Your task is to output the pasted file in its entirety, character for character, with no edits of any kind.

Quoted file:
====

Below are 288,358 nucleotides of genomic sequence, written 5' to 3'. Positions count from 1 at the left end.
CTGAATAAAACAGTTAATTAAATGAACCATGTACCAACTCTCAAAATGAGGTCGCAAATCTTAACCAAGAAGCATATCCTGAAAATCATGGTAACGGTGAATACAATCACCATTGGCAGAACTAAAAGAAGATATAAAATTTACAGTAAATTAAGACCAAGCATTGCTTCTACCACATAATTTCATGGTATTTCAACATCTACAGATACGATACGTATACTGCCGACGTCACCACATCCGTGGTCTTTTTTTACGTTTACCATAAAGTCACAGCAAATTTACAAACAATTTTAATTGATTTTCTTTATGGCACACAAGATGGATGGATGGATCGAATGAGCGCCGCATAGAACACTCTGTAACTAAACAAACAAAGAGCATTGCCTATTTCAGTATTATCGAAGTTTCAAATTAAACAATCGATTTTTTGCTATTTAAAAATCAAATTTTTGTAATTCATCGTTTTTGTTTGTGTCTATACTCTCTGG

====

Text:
Below are 288,358 nucleotides of genomic sequence, written 5' to 3'. Positions count from 1 at the left end.
CTGAATAAAACAGTTAATTAAATGAACCATGTACCAACTCTCAAAATGAGGTCGCAAATCTTAACCAAGAAGCATATCCTGAAAATCATGGTAACGGTGAATACAATCACCATTGGCAGAACTAAAAGAAGATATAAAATTTACAGTAAATTAAGACCAAGCATTGCTTCTACCACATAATTTCATGGTATTTCAACATCTACAGATACGATACGTATACTGCCGACGTCACCACATCCGTGGTCTTTTTTTACGTTTACCATAAAGTCACAGCAAATTTACAAACAATTTTAATTGATTTTCTTTATGGCACACAAGATGGATGGATGGATCGAATGAGCGCCGCATAGAACACTCTGTAACTAAACAAACAAAGAGCATTGCCTATTTCAGTATTATCGAAGTTTCAAATTAAACAATCGATTTTTTGCTATTTAAAAATCAAATTTTTGTAATTCATCGTTTTTGTTTGTGTCTATACTCTCTGG